The interesting thing about Norway’s Wobbler, whose fourth album this is, is that they push boundaries in the world of prog, yet their music is so recognisable. This, without doubt, is the charm of it. This prog that they peddle is of an older school variety with 70s bands like Yes and King Crimson coming to mind. The analog keyboards reinforce this impression. The vocalist has a uniquely intriguing voice at the higher end of the scale but it’s the structures, which are the most engaging and intriguing. Right from the opening “Fermented Hours”, we are taken on an exhilarating adventure. The urgency and manic nature is that of Atrox.
The gripping journey continues with the fluty “Foxlight”. There’s something playful about all of this, but so there is delicate beauty from the combination of the acoustic rhythm, the willowy flute and the haunting vocals. The background sounds create a fluid air, like a spring day with the wind and leaves blowing around. The scene darkens but the progression continues. Each passage is expressive. There is a mediaeval air. The guitar weaves sophisticated patterns. There’s a bit of Haken in the quirkiness in the way the mood develops. It’s done in a mellow way. All the while we’re taken back to the 1970s and of course the flute will always conjure up Jethro Tull or East of Eden as an image but it’s not stuck there or anywhere. “Foxlight” is an exquisite track. The title track, a twenty one minute piece, starts flutily like another piece from the land of retro prog, earnest bearded ones, Old Grey Whistle Test et al. Instrumental keyboard-driven, bass-infused proggerie takes us into the world of dreams. The vocalist adds to the delicate tones just as Ross Jennings does with Haken. Again it’s as if leaves are gently falling to the ground, but the place to look is upwards as this is celestial, epic prog. The flute provides the rustic touch. From somewhere comes an array of colourful sounds, but it develops into twanging guitar and even a touch of flamenco to fire up the dynamic prog. The scene reverts to its former calming self. The drum adds depth, and with perfect timing the singer comes with expressive vocal delicacy and melancholy. His words capture the gentle scene of green shades, fluttering leaves and warm winds perfectly. The mood switches for the final movement with the dark melancholic piece “Rendered in Shades of Green”. This is an album of the unexpected, and I certainly didn’t expect that Wobbler would try to water down the joy of what went before it.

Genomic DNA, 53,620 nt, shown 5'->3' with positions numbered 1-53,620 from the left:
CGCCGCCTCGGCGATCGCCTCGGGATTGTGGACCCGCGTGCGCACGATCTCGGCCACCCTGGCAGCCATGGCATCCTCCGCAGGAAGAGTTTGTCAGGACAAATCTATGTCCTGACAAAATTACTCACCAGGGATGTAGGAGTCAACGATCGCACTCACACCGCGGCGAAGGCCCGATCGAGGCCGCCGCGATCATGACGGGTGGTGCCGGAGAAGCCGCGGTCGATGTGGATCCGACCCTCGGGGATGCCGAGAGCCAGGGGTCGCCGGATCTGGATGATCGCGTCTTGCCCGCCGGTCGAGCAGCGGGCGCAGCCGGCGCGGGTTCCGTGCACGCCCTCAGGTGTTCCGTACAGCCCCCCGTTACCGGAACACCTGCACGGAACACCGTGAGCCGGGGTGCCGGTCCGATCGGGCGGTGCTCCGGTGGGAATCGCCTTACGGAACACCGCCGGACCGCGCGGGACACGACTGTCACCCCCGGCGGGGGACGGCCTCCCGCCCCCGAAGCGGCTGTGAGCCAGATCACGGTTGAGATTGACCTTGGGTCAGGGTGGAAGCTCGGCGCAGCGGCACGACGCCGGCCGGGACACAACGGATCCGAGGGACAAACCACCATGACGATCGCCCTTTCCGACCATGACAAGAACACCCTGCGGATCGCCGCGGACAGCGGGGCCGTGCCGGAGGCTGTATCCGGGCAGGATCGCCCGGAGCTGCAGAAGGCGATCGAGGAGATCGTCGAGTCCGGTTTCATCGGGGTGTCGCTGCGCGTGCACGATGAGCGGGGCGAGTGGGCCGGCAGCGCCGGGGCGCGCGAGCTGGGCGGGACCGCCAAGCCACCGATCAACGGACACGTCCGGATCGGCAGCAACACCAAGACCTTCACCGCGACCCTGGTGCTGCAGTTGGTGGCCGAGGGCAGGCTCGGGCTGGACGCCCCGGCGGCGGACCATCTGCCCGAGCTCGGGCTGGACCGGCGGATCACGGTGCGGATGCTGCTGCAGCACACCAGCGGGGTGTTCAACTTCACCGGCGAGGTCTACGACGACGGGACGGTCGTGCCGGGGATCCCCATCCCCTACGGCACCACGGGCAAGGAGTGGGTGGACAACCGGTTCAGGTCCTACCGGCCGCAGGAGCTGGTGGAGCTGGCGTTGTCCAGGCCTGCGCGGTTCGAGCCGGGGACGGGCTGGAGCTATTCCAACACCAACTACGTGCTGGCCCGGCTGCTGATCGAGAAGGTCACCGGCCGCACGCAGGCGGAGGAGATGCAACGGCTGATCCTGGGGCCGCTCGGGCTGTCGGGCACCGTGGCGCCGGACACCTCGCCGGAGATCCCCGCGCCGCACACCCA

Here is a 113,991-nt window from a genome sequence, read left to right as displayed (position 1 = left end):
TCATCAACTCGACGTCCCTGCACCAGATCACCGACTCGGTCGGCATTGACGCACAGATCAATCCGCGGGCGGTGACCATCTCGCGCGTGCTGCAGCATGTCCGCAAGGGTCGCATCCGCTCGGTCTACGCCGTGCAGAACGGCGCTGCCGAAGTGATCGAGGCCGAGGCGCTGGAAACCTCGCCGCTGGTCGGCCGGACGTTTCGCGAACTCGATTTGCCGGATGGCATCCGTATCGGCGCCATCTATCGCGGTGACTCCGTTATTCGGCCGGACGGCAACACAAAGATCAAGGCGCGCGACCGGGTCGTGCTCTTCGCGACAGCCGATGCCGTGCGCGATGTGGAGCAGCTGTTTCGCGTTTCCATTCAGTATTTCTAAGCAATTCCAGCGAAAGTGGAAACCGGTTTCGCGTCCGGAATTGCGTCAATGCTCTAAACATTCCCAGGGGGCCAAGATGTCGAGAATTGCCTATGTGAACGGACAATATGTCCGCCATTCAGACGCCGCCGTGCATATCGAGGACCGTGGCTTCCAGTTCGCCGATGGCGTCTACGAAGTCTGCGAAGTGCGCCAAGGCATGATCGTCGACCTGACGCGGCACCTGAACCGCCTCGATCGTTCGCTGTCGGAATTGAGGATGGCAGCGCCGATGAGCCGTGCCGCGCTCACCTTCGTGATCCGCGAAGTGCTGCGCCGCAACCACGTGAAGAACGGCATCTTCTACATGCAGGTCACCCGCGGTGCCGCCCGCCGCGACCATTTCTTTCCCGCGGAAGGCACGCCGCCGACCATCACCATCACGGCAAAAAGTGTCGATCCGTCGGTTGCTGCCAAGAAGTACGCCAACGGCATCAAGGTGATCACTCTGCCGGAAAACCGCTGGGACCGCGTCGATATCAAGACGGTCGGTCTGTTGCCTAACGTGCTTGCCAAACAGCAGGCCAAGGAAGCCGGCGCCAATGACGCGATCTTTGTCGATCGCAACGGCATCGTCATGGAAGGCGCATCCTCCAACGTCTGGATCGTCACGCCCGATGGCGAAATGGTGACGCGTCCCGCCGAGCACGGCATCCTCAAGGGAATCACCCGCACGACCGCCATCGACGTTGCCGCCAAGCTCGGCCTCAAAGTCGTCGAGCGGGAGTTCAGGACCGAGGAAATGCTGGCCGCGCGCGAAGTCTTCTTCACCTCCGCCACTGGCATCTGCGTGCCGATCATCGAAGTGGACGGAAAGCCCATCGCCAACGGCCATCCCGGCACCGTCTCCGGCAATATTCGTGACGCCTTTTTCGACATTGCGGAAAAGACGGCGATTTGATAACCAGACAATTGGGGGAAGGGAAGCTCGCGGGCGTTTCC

Creative and retro without being in any way derivative, this gentle yet at times dark album is a sheer delight. Analogies may be drawn between The evocative “From Silence to Somewhere” and both old and new prog, but this is a highly original work and deserving of a lofty place in the prog annals.
(9/10 Andrew Doherty)